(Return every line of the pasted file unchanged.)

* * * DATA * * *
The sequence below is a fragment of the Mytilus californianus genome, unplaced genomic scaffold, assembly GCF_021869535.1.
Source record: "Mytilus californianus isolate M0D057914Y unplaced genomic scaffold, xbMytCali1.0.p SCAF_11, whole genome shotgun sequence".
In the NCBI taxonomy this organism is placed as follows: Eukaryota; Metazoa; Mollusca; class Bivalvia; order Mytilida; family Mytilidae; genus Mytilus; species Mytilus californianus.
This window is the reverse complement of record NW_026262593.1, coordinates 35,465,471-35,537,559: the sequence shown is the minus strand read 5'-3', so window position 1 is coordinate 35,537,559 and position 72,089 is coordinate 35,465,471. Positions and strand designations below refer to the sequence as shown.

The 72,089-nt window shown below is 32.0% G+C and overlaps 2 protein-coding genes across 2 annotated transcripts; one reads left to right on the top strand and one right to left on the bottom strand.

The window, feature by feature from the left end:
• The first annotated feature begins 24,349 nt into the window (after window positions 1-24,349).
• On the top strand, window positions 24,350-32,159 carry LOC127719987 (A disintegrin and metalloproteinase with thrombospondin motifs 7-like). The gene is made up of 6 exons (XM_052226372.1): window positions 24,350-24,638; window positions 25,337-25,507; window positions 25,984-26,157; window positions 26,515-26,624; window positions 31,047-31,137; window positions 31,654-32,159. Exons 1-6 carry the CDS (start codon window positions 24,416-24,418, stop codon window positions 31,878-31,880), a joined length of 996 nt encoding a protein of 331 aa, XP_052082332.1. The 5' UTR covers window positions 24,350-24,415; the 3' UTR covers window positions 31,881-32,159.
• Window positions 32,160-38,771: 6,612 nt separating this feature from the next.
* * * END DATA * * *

The sequence below is a fragment of the Mytilus californianus genome, unplaced genomic scaffold, assembly GCF_021869535.1.
Source record: "Mytilus californianus isolate M0D057914Y unplaced genomic scaffold, xbMytCali1.0.p SCAF_11, whole genome shotgun sequence".
In the NCBI taxonomy this organism is placed as follows: Eukaryota; Metazoa; Mollusca; class Bivalvia; order Mytilida; family Mytilidae; genus Mytilus; species Mytilus californianus.
This window is the reverse complement of record NW_026262593.1, coordinates 35,465,471-35,537,559: the sequence shown is the minus strand read 5'-3', so window position 1 is coordinate 35,537,559 and position 72,089 is coordinate 35,465,471. Positions and strand designations below refer to the sequence as shown.

The 72,089-nt window shown below is 32.0% G+C and overlaps 2 protein-coding genes across 2 annotated transcripts; one reads left to right on the top strand and one right to left on the bottom strand.

The window, feature by feature from the left end:
• The first annotated feature begins 24,349 nt into the window (after window positions 1-24,349).
• On the top strand, window positions 24,350-32,159 carry LOC127719987 (A disintegrin and metalloproteinase with thrombospondin motifs 7-like). The gene is made up of 6 exons (XM_052226372.1): window positions 24,350-24,638; window positions 25,337-25,507; window positions 25,984-26,157; window positions 26,515-26,624; window positions 31,047-31,137; window positions 31,654-32,159. Exons 1-6 carry the CDS (start codon window positions 24,416-24,418, stop codon window positions 31,878-31,880), a joined length of 996 nt encoding a protein of 331 aa, XP_052082332.1. The 5' UTR covers window positions 24,350-24,415; the 3' UTR covers window positions 31,881-32,159.
• Window positions 32,160-38,771: 6,612 nt separating this feature from the next.